Teach Your Customers Italian

Last weekend, I went out with my gal to help her pick out a new car. Smart didn’t have anything in stock with the packages and color she wanted, and the Hyundai Veloster just wasn’t ‘her’ (though she thinks I should get one when they get a Turbo version).

Finally we arrived at Northside Fiat of Indianapolis to take a test drive with the new Cinquecento, also known as the 500. Despite a glaringly bad commercial with JLo, the 500 screams cute and friendly and availability in a copper-orange pushed her over the edge.  It is a fun drive rowing the dual clutch automatic through a parking lot in manual shift mode – though I don’t think our salesman in the backseat quite enjoyed the invisible slalom course as much as I did.

As we were closing the deal, we were informed that we had a paper version of our manual, but it was also available as an app for our phones, and that Fiat was also giving out an app that taught you some Italian for free. Talk about cute factor. And even beyond the cute factor – get people interested in Italian car culture, and when Fiat starts bringing other models to the US, you’ve got a lot more brand loyalists.  When you think about it, the 500 is the first approachable Italian car in the US for a generation.  Making that deeper connection is important if they want to go beyond the initial sales boost from the car being a unique offering in the US with so few on the road.

This whole experience made me realize that the auto industry has done an incredible job of blending mobile applications into their customer experiences. Fiat is just one example, but another great one is the Hyundai Equus. The Equus is a luxury saloon car, similar to a Mercedes S-Class, but half the price and with a 10 year warranty. Every Equus sold comes with an iPad included. This iPad comes pre-loaded with the owners manual, and the Equus app on it will also locate the nearest Hyundai dealer and schedule a service appointment.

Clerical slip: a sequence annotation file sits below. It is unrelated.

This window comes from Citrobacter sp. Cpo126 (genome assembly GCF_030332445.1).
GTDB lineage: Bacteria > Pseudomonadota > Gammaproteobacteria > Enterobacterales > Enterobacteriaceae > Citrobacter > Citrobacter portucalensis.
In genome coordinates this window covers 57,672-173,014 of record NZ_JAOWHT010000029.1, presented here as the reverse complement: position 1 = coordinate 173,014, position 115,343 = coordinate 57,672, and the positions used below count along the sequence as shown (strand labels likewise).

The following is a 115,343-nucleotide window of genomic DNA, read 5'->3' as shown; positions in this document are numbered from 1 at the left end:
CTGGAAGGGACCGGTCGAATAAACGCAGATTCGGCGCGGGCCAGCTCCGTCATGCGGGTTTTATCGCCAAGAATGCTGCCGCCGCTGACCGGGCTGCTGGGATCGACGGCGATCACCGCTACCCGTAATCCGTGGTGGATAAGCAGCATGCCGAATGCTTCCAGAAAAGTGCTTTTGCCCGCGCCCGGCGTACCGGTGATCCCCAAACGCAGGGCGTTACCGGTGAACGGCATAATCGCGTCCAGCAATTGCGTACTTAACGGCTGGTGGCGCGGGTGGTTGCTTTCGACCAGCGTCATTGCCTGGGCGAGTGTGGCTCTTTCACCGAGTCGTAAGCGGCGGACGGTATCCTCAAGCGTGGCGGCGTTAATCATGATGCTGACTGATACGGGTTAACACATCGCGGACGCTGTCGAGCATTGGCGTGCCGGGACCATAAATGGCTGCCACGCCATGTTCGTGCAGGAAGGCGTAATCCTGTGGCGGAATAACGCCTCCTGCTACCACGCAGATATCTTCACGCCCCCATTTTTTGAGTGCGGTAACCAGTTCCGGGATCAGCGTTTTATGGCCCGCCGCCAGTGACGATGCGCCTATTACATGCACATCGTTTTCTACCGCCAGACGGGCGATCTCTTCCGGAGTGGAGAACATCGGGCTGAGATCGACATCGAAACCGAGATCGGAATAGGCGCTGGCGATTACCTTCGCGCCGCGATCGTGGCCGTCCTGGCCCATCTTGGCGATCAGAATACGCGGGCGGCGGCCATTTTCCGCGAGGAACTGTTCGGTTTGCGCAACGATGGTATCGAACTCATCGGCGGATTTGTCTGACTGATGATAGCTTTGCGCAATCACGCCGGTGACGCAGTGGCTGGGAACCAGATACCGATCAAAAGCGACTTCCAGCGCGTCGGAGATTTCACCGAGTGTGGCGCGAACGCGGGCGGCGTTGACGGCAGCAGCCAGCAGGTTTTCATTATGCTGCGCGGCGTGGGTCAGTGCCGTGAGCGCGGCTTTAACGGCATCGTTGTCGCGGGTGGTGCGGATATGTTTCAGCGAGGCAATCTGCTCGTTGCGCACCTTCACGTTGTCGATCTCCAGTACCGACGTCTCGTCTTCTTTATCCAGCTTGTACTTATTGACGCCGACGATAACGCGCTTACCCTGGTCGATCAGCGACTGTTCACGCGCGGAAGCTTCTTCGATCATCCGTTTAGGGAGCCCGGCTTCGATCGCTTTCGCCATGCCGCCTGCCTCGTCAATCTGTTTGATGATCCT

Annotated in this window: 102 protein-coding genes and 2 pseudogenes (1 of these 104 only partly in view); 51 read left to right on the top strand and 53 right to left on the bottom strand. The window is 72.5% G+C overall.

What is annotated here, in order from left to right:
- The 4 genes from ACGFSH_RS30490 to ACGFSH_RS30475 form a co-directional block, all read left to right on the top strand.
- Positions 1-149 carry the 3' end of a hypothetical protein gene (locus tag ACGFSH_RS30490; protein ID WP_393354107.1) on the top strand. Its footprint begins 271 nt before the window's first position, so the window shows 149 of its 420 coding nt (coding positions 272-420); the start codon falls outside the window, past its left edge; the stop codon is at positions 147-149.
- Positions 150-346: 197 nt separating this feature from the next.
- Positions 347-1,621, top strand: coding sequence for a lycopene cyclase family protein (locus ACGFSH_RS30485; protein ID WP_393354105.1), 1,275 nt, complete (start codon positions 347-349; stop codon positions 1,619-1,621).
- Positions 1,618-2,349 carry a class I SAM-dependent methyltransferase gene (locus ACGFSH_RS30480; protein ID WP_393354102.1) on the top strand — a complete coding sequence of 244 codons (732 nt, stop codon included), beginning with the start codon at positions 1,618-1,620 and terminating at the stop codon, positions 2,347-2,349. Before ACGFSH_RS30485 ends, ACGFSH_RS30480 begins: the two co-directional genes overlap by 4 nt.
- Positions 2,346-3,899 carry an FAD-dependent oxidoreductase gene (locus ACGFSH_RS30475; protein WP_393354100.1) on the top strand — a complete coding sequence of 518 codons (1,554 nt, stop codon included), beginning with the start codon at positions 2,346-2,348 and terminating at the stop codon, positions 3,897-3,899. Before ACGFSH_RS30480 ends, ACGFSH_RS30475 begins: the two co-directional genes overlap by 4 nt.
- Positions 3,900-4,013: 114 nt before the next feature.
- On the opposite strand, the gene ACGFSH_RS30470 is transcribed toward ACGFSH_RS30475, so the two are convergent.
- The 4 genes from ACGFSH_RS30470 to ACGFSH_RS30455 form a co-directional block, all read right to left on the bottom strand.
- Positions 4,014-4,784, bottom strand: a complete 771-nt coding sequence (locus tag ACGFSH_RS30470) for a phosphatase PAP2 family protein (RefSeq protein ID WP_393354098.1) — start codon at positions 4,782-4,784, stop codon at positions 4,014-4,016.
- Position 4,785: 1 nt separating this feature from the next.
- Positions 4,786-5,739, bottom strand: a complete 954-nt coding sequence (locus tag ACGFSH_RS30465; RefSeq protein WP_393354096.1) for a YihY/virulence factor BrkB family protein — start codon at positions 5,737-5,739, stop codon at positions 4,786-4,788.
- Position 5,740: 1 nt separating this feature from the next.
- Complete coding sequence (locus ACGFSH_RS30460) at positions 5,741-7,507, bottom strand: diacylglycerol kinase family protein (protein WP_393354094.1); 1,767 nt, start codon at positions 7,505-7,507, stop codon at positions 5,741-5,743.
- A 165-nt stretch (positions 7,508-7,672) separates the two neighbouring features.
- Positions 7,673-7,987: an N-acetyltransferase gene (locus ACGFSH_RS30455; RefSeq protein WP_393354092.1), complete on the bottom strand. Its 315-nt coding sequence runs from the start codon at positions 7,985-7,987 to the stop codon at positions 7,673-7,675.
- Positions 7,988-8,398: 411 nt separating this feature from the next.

Did you know that there’s a private social network for Toyota owners? Through salesforce.com, Toyota owners can register for “Toyota Friends” and meet other owners, receive tips from their dealership, and get alerts from their car for service appointments or a low battery.

Mobile applications aren’t just for car companies – apps aren’t just for checking weather and playing solitaire anymore. Apps can build brand loyalty, help you connect with your customers and help your customers stay connected with you.

Ask yourself, “Will someone that my store(s) touch more often be more likely to buy again and become a repeat or long term customer?”  Here are 5 steps for making mobile app marketing work for you. Mobile applications are just another way to reach out and touch someone.

What do you think?  How have you seen mobile apps help in enhancing the customer experience? Tell us what you’re doing or what you’ve seen that works.  We look forward to your comments below.
David Egger IRU Mobility Programs Lead Marketing Manager AT&T About David